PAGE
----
Fabrigas noted that some of the brands’ products were co-developed with its retail partners. For instance, Sephora sought a more sophisticated type of lip gloss, so Farmacy developed a range that paired herbal notes with fruits, for instance Strawberry Basil, Citrus Lemongrass and Apple Rosemary. Veeder explained that Sephora wanted a “yummy” lip treatment that could be worn over or under lipstick, almost as a primer, but with a more botanical than traditional fruity feel.
The brand launched with an endcap featuring glass chicken wire, dark metal and wood—and, of course, the green Echinacea flower—at 150 Sephora doors and Sephora.com. At QVC, where Veeder is the face of the brand, Farmacy has done well on television and QVC.com.
Natural Can Be Innovative
Focusing on natural ingredients in no way inhibits innovation, Fabrigas stressed. For instance, Farmacy has extended the Echinacea GreenEnvy concept into new types of products, such seasonal products and a line of sheet masks, including Hydrating Coconut Gel Mask - Soothing (Kale), Hydrating Coconut Gel Mask - Brightening (Purple Broccoli), Hydrating Coconut Gel Mask - Firming (Celery), Hydrating Coconut Gel Mask - Anti-Wrinkle (Rhubarb) and Hydrating Coconut Gel Mask - Deep Moisture (Cucumber), all of which retail for $24 at Sephora.com.
The Korean beauty trends influenced these latest launches, said Fabrigas. Looking ahead, Farmacy will launch liquid skin care, including a makeup-setting/hydrating spray that is “like a fresh-squeezed juice.”
Having a great powerhouse ingredient is one thing. Educating the consumer about its benefits in an approachable way is another. Fabrigas explained that Echinacea GreenEnvy’s high chicoric acid content brightens and defends the skin. And Vedeer noted that consumers already have a high awareness of Echinacea due to its health effects in immunity boosting and anti-inflammatory, antioxidant and anti-viral activity.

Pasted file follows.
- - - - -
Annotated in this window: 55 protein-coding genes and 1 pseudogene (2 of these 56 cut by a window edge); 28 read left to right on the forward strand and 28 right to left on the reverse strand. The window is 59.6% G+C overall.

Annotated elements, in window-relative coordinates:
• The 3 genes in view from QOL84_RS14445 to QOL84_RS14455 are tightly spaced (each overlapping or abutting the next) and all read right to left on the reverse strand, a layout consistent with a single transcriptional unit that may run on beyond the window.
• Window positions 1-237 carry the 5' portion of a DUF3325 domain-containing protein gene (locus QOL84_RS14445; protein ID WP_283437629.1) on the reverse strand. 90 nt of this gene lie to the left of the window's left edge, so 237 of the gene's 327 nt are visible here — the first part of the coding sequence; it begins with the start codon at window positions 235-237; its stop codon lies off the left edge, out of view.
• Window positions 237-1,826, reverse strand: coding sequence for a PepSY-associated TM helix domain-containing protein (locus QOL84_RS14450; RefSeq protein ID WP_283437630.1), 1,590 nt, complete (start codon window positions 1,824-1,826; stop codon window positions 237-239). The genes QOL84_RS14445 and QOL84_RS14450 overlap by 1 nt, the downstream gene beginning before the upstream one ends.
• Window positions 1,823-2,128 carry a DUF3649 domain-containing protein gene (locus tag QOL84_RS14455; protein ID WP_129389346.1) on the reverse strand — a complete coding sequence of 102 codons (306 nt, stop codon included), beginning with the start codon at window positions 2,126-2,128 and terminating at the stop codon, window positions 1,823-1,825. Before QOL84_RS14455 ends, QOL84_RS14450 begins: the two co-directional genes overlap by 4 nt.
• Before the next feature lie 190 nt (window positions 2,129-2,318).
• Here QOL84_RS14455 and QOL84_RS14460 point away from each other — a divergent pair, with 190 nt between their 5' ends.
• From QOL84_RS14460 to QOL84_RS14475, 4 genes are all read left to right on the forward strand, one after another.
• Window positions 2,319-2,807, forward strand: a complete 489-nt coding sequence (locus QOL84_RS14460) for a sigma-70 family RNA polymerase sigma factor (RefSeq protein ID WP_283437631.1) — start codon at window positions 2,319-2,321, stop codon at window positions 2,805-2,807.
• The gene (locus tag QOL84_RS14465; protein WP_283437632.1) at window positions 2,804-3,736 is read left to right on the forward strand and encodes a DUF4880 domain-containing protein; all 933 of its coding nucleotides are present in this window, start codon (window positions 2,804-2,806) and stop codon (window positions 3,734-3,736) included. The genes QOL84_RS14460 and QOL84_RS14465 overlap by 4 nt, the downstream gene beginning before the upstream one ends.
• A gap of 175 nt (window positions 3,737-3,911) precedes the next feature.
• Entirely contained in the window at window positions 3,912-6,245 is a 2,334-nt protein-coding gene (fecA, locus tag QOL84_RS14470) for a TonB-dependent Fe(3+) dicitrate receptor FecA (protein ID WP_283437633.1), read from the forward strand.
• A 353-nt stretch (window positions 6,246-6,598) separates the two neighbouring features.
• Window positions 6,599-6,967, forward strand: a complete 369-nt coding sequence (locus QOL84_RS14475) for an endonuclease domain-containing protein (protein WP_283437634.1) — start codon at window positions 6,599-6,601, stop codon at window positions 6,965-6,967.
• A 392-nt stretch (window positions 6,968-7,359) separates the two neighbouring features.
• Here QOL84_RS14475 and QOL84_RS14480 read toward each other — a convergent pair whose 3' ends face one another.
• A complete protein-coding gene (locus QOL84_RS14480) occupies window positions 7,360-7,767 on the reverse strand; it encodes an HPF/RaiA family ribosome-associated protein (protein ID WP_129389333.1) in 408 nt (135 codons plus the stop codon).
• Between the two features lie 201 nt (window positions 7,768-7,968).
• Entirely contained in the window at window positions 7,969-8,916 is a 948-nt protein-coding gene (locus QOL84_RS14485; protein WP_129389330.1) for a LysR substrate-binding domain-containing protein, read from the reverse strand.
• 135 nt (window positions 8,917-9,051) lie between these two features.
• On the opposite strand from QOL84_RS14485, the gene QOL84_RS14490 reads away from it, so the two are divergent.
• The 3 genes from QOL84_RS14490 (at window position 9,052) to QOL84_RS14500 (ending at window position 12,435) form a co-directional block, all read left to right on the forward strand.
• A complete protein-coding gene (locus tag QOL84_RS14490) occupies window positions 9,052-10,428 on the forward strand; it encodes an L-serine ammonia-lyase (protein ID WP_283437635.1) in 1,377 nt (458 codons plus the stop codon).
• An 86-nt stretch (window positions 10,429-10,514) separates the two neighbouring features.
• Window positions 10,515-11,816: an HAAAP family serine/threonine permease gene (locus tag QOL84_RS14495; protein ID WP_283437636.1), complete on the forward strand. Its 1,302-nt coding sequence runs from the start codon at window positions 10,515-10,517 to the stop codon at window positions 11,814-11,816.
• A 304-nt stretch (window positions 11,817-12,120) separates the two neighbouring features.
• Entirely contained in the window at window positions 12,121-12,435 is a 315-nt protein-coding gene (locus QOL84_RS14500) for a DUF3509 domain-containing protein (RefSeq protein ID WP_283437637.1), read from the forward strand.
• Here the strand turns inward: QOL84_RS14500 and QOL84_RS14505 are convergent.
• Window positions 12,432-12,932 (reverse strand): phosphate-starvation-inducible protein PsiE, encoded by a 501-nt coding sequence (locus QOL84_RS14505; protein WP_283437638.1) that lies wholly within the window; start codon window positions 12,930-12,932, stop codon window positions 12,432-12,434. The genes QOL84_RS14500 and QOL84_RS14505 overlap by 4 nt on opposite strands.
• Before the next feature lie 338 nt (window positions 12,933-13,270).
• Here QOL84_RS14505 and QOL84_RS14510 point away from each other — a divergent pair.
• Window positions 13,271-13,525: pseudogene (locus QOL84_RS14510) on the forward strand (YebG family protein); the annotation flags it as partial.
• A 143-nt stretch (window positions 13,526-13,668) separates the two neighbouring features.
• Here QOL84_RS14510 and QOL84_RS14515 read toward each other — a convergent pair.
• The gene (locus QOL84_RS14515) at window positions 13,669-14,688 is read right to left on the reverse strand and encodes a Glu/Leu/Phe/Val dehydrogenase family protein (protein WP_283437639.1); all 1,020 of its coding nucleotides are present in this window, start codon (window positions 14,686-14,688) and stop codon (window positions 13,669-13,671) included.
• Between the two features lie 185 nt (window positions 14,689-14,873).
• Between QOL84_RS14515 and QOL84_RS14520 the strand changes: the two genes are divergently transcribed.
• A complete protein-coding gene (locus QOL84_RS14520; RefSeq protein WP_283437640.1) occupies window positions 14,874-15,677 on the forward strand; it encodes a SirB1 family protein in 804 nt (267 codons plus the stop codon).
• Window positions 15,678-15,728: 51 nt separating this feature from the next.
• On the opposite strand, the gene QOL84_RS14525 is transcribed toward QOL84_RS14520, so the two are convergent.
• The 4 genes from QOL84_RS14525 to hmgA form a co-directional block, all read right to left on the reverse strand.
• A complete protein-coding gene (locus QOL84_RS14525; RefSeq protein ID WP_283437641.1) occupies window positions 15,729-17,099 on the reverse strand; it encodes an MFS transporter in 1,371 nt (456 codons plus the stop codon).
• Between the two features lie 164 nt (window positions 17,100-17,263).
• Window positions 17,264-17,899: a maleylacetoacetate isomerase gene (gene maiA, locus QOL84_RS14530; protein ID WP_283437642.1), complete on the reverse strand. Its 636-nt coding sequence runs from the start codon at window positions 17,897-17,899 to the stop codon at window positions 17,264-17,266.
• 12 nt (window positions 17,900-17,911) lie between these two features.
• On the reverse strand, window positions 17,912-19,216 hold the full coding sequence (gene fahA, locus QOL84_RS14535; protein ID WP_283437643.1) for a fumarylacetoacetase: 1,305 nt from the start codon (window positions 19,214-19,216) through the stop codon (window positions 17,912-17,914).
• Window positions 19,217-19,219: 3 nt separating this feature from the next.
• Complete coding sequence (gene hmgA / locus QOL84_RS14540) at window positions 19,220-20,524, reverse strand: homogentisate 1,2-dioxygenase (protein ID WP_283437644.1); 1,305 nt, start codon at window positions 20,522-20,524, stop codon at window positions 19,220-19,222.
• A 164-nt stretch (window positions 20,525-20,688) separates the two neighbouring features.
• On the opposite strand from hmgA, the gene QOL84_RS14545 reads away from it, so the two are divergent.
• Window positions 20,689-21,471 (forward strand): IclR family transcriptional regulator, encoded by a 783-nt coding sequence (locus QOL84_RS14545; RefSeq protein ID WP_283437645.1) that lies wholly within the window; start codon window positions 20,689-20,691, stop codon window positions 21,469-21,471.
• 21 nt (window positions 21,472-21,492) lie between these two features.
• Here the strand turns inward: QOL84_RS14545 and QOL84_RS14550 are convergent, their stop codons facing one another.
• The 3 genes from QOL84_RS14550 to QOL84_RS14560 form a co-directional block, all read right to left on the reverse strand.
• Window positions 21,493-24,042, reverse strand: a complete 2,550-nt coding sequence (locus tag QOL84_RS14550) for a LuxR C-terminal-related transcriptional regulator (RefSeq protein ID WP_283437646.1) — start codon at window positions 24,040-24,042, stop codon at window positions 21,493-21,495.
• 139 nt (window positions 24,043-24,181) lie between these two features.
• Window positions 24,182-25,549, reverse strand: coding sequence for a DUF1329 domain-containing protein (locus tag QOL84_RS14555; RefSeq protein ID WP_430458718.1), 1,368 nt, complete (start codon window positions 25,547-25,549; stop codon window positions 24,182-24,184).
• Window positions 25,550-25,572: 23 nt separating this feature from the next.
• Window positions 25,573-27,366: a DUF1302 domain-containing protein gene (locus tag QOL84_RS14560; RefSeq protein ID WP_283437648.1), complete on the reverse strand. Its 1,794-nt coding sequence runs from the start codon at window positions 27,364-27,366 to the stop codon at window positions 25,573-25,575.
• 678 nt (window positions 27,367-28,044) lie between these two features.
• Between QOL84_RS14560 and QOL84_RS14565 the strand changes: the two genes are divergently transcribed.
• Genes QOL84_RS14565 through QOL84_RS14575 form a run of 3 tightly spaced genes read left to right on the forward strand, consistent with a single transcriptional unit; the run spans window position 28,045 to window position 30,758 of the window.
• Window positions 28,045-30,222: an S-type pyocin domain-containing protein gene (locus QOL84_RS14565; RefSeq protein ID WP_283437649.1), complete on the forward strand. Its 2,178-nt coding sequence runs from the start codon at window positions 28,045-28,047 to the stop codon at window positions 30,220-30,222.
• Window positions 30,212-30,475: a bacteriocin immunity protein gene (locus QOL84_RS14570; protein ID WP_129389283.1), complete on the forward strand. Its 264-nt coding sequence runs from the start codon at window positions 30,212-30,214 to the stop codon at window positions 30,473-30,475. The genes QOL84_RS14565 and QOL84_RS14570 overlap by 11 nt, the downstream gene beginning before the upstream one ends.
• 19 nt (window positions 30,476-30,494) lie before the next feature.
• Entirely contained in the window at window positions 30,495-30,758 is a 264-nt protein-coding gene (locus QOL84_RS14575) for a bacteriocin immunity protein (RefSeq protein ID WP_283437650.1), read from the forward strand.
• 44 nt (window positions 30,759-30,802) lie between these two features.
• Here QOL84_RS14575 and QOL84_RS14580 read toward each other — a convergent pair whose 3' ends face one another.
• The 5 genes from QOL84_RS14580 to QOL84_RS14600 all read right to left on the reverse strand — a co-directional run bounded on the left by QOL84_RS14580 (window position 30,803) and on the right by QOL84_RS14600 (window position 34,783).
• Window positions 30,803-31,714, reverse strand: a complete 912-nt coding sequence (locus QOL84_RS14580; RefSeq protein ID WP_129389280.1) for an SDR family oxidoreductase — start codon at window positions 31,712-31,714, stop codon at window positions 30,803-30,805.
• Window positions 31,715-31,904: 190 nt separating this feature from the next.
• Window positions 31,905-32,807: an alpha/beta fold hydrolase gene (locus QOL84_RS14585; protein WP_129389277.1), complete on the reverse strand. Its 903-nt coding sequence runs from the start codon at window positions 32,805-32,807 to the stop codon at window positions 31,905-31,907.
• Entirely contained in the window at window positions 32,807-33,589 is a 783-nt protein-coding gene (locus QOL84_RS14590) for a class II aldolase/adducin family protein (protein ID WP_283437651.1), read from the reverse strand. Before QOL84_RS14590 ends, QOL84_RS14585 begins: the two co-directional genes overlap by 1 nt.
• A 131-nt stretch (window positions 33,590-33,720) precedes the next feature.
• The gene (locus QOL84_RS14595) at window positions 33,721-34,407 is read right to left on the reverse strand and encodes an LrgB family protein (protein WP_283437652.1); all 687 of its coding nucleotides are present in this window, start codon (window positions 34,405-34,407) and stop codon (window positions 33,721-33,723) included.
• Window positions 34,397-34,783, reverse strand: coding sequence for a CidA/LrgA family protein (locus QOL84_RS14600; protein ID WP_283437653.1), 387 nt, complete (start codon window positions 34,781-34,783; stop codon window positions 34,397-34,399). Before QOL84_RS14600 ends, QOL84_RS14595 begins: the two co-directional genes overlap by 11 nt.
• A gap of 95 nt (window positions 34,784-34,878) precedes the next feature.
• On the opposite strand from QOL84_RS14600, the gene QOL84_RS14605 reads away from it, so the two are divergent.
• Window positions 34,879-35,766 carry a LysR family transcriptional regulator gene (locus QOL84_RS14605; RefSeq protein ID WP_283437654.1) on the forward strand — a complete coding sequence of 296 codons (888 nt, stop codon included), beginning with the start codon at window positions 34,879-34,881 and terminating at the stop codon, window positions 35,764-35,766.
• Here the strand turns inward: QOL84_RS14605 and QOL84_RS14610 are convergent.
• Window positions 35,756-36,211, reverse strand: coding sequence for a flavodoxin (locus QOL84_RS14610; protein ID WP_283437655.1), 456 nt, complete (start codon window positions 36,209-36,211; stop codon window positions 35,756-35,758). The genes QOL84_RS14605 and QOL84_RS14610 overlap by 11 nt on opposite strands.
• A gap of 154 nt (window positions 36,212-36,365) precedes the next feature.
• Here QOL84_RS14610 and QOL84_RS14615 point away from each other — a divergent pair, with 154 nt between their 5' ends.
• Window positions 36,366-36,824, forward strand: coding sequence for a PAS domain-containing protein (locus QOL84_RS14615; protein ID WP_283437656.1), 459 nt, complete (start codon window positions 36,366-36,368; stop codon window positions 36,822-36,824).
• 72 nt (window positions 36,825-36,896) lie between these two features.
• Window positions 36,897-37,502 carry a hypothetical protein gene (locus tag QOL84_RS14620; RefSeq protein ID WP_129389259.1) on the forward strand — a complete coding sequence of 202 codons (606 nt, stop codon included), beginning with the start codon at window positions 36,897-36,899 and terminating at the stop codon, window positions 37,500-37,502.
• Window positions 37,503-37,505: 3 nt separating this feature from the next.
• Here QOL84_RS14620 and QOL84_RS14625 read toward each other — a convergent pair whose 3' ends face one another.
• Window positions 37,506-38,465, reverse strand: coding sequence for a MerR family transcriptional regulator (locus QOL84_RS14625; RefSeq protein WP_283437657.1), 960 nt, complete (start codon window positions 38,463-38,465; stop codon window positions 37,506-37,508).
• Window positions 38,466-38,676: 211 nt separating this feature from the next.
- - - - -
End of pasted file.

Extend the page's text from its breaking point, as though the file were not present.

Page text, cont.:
To help “supercharge” the Echinacea, Farmacy formulations include layers of boosting ingredients such as the Triple Hyaluronic Acid Technology, “which is produced via biotechnology, boosts the skin’s natural moisture, utilizing three specific molecule weights to target skin at different levels,” according to the brand.
To communicate Echinacea GreenEnvy’s benefits in a “friendly” way, Fabrigas noted that the brand has included an ingredient story printed on the interior of the products’ cartons, along with a “Meet the Farmers” introduction that describes the brand’s cooperation with an upstate New York farmer who is exclusively growing all the Echinacea GreenEnvy for the line. This communication is just the start of Farmacy’s efforts to celebrate and positively impact farming and farmers around the world.
By printing the brand story on the interior of the secondary packaging, Farmacy can avoid printing brochures. The design employs sustainable paper and soy ink. The primary packages, meanwhile, feature ashwood caps and glass jars that consumers can repurpose. The medium is literally the message.